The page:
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This article was published on April 20th, 2015
How much investigation is it reasonable to carry out where misconduct is alleged? It’s a question every employer asks from time to time because a great deal hinges on what is discovered, and what could be discovered, by carefully looking into all the circumstances. And employers know just how important it is to reach the right conclusions. In Shrestha v Genesis the employee argued that his employer hadn’t done enough.
Mr Shrestha was a mobile worker; he travelled by car to visit clients in their homes and he submitted mileage claims. When his claims were audited, it was suspected that he had been over-claiming. At his disciplinary hearing he explained that the high mileage was due to difficulties in parking, one-way road systems and roadworks.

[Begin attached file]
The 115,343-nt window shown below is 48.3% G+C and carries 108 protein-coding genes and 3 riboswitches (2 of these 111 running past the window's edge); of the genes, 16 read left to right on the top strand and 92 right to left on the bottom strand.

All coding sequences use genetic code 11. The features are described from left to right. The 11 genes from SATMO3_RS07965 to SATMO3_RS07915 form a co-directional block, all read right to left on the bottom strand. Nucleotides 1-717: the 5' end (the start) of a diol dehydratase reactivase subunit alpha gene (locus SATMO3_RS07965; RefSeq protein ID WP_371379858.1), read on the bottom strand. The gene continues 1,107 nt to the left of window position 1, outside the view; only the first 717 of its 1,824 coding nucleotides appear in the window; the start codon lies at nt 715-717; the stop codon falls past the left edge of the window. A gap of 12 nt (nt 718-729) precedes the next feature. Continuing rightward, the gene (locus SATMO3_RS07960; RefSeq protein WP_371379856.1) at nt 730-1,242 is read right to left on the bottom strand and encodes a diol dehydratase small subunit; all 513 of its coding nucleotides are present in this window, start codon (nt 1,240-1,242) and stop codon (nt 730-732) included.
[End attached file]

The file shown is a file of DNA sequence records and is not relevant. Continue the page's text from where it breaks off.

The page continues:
The employer did not put each specific journey to Mr Shrestha and analyse the purported reasons for the additional mileage. Each journey was above the AA suggested mileage and it didn’t seem plausible, the employer said, that they could all be justified in the way Mr Shrestha had sought to do. He was dismissed.
Mr Shrestha lost his unfair dismissal claim. The employer’s investigation was reasonable, the Court of Appeal held. While an employer must consider every defence the employee puts forward, the extent to which these must each be investigated depends on the circumstances. An employer’s reasonableness should be assessed by looking at the investigation as a whole.
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